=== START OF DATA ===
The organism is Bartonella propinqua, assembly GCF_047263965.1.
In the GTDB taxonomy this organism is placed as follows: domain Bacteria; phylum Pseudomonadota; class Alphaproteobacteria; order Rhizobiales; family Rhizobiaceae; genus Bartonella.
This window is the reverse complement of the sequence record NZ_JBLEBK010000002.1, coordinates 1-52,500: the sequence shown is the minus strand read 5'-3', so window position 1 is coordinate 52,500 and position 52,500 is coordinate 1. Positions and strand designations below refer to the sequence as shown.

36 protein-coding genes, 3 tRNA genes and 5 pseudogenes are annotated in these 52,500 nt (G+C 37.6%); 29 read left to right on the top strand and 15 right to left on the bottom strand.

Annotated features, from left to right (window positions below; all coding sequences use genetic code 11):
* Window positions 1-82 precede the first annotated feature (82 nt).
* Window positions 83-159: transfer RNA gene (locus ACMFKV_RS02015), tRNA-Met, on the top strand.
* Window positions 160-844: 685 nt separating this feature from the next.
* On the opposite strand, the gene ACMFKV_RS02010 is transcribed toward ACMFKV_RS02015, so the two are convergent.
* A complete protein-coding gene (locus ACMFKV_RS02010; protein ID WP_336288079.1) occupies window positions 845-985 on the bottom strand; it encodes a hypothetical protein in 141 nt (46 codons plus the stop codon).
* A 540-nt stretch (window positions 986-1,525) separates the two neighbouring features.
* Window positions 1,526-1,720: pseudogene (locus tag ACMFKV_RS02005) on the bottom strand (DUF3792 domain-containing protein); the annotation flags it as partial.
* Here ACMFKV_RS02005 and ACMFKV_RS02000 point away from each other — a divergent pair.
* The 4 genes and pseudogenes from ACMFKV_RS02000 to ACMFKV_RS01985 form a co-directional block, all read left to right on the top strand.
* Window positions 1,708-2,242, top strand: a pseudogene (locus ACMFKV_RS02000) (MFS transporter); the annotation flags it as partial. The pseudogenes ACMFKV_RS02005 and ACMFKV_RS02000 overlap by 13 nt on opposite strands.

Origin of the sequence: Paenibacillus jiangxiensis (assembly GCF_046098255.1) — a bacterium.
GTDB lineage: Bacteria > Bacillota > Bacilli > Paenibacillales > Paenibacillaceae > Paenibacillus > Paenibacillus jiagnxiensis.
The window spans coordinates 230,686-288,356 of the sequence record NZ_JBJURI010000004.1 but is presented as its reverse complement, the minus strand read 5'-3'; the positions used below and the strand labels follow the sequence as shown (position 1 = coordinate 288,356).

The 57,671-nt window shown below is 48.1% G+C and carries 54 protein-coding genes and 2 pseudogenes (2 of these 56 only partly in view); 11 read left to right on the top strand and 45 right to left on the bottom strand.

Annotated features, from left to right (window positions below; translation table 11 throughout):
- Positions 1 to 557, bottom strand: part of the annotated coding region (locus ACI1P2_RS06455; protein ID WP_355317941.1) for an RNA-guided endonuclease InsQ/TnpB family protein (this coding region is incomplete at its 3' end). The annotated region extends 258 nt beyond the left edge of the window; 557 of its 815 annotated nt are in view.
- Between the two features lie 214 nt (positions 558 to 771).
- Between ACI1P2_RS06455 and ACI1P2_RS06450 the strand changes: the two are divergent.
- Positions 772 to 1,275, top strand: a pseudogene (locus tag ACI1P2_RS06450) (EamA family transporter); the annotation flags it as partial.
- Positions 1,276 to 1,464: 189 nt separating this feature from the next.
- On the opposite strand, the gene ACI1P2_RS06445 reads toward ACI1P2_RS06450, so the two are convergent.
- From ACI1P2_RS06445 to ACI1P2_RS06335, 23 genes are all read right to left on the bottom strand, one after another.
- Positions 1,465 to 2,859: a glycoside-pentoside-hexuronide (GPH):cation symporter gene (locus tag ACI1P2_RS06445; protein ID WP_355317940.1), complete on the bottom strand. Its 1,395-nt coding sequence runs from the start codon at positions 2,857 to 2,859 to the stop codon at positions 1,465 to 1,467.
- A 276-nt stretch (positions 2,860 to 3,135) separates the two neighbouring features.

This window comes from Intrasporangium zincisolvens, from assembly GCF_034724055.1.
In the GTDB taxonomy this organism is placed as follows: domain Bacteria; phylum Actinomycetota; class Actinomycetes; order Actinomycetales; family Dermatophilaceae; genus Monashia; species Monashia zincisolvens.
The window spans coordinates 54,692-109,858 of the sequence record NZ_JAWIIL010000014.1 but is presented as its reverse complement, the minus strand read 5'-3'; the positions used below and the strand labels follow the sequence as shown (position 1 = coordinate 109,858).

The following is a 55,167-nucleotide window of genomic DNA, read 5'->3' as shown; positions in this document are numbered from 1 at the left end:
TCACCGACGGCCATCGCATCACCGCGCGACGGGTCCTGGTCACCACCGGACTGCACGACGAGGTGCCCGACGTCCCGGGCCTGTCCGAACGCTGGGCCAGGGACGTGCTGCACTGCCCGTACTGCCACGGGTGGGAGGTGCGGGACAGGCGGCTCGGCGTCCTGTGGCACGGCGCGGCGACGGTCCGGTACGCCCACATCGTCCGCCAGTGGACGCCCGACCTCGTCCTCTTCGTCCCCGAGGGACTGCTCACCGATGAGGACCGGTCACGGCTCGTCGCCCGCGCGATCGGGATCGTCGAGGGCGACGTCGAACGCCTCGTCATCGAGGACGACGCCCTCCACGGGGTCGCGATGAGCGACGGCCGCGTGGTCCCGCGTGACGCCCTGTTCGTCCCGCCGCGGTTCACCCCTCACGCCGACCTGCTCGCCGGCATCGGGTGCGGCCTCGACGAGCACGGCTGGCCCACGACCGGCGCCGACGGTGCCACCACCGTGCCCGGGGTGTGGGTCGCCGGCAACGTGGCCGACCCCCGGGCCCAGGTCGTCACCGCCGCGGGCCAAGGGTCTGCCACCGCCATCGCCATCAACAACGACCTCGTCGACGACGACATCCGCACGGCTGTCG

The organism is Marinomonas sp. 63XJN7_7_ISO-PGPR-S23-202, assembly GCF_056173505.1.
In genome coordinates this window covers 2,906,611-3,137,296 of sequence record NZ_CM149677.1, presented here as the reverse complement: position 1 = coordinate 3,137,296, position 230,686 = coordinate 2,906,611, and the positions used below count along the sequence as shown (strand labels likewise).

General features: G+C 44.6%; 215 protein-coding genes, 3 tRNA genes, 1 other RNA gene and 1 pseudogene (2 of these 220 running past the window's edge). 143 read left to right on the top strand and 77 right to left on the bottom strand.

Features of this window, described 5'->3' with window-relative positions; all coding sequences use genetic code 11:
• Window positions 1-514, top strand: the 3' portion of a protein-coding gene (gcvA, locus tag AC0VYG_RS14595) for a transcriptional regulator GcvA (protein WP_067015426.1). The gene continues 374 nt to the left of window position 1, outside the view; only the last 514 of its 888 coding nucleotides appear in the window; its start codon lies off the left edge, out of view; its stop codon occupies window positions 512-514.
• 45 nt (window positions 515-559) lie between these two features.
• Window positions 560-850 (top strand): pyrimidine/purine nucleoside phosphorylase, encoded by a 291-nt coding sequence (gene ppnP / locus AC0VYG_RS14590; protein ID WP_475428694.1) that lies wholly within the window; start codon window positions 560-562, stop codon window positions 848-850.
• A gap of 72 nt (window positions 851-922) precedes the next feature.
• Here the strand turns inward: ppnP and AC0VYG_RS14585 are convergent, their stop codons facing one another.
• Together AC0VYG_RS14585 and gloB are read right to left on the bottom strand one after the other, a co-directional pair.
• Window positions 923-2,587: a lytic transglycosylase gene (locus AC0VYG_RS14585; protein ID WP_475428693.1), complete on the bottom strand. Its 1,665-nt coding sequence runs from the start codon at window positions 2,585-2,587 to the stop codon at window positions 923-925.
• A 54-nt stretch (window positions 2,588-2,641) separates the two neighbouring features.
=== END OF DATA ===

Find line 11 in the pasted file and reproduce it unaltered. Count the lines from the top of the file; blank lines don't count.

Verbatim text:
* A 540-nt stretch (window positions 986-1,525) separates the two neighbouring features.